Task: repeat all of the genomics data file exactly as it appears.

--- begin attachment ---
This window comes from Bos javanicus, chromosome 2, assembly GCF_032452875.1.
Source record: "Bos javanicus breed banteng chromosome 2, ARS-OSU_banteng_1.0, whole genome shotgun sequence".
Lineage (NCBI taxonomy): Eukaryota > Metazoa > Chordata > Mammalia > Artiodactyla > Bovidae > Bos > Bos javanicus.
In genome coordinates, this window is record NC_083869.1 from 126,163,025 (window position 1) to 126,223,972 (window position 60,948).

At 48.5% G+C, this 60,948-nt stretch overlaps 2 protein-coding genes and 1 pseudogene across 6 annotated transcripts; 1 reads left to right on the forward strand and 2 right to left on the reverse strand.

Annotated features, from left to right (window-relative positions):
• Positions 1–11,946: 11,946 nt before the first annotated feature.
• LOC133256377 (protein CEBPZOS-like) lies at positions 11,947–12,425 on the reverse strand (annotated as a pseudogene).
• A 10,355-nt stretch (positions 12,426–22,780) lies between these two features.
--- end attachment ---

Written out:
This window comes from Bos javanicus, chromosome 2, assembly GCF_032452875.1.
Source record: "Bos javanicus breed banteng chromosome 2, ARS-OSU_banteng_1.0, whole genome shotgun sequence".
Lineage (NCBI taxonomy): Eukaryota > Metazoa > Chordata > Mammalia > Artiodactyla > Bovidae > Bos > Bos javanicus.
In genome coordinates, this window is record NC_083869.1 from 126,163,025 (window position 1) to 126,223,972 (window position 60,948).

At 48.5% G+C, this 60,948-nt stretch overlaps 2 protein-coding genes and 1 pseudogene across 6 annotated transcripts; 1 reads left to right on the forward strand and 2 right to left on the reverse strand.

Annotated features, from left to right (window-relative positions):
• Positions 1–11,946: 11,946 nt before the first annotated feature.
• LOC133256377 (protein CEBPZOS-like) lies at positions 11,947–12,425 on the reverse strand (annotated as a pseudogene).
• A 10,355-nt stretch (positions 12,426–22,780) lies between these two features.